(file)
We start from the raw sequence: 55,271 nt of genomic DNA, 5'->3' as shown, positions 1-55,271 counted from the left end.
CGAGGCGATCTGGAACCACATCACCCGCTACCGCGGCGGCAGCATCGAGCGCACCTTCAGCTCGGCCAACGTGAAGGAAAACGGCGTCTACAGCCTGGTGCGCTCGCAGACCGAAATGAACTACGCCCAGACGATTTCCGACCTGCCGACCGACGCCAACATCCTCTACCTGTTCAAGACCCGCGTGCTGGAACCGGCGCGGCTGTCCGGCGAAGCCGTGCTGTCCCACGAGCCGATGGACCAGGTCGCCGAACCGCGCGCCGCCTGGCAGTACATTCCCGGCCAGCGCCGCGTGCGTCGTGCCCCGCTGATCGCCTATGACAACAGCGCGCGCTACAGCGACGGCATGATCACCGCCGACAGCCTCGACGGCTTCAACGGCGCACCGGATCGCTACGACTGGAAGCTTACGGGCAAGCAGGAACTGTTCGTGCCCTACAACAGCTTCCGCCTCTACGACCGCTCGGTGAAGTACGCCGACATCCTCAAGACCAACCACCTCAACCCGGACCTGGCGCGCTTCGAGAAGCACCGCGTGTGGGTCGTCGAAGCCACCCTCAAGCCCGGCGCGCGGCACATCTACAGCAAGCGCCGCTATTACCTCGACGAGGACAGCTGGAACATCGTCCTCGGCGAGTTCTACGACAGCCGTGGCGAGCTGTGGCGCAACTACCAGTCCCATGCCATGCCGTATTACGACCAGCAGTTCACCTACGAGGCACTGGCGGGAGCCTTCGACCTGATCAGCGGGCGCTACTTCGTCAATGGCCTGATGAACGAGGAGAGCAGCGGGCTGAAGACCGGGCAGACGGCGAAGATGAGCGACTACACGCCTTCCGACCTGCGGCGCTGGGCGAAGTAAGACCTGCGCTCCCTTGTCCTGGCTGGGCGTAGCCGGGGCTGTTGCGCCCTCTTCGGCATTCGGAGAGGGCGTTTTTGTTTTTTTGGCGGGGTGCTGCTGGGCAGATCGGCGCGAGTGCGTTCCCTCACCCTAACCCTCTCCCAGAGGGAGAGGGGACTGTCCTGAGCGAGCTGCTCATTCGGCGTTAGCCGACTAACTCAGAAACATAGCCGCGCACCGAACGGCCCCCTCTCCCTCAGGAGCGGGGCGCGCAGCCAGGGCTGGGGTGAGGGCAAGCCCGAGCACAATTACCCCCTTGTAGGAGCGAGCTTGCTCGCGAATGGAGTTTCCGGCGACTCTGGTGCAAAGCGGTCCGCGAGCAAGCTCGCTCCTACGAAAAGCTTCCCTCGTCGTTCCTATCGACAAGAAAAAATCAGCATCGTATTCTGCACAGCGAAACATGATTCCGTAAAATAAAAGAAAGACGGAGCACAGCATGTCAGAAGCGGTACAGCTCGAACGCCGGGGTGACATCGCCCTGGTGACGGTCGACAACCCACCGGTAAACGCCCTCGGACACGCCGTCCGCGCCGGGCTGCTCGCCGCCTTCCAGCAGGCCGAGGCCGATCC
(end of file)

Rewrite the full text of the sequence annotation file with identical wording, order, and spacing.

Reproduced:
We start from the raw sequence: 55,271 nt of genomic DNA, 5'->3' as shown, positions 1-55,271 counted from the left end.
CGAGGCGATCTGGAACCACATCACCCGCTACCGCGGCGGCAGCATCGAGCGCACCTTCAGCTCGGCCAACGTGAAGGAAAACGGCGTCTACAGCCTGGTGCGCTCGCAGACCGAAATGAACTACGCCCAGACGATTTCCGACCTGCCGACCGACGCCAACATCCTCTACCTGTTCAAGACCCGCGTGCTGGAACCGGCGCGGCTGTCCGGCGAAGCCGTGCTGTCCCACGAGCCGATGGACCAGGTCGCCGAACCGCGCGCCGCCTGGCAGTACATTCCCGGCCAGCGCCGCGTGCGTCGTGCCCCGCTGATCGCCTATGACAACAGCGCGCGCTACAGCGACGGCATGATCACCGCCGACAGCCTCGACGGCTTCAACGGCGCACCGGATCGCTACGACTGGAAGCTTACGGGCAAGCAGGAACTGTTCGTGCCCTACAACAGCTTCCGCCTCTACGACCGCTCGGTGAAGTACGCCGACATCCTCAAGACCAACCACCTCAACCCGGACCTGGCGCGCTTCGAGAAGCACCGCGTGTGGGTCGTCGAAGCCACCCTCAAGCCCGGCGCGCGGCACATCTACAGCAAGCGCCGCTATTACCTCGACGAGGACAGCTGGAACATCGTCCTCGGCGAGTTCTACGACAGCCGTGGCGAGCTGTGGCGCAACTACCAGTCCCATGCCATGCCGTATTACGACCAGCAGTTCACCTACGAGGCACTGGCGGGAGCCTTCGACCTGATCAGCGGGCGCTACTTCGTCAATGGCCTGATGAACGAGGAGAGCAGCGGGCTGAAGACCGGGCAGACGGCGAAGATGAGCGACTACACGCCTTCCGACCTGCGGCGCTGGGCGAAGTAAGACCTGCGCTCCCTTGTCCTGGCTGGGCGTAGCCGGGGCTGTTGCGCCCTCTTCGGCATTCGGAGAGGGCGTTTTTGTTTTTTTGGCGGGGTGCTGCTGGGCAGATCGGCGCGAGTGCGTTCCCTCACCCTAACCCTCTCCCAGAGGGAGAGGGGACTGTCCTGAGCGAGCTGCTCATTCGGCGTTAGCCGACTAACTCAGAAACATAGCCGCGCACCGAACGGCCCCCTCTCCCTCAGGAGCGGGGCGCGCAGCCAGGGCTGGGGTGAGGGCAAGCCCGAGCACAATTACCCCCTTGTAGGAGCGAGCTTGCTCGCGAATGGAGTTTCCGGCGACTCTGGTGCAAAGCGGTCCGCGAGCAAGCTCGCTCCTACGAAAAGCTTCCCTCGTCGTTCCTATCGACAAGAAAAAATCAGCATCGTATTCTGCACAGCGAAACATGATTCCGTAAAATAAAAGAAAGACGGAGCACAGCATGTCAGAAGCGGTACAGCTCGAACGCCGGGGTGACATCGCCCTGGTGACGGTCGACAACCCACCGGTAAACGCCCTCGGACACGCCGTCCGCGCCGGGCTGCTCGCCGCCTTCCAGCAGGCCGAGGCCGATCC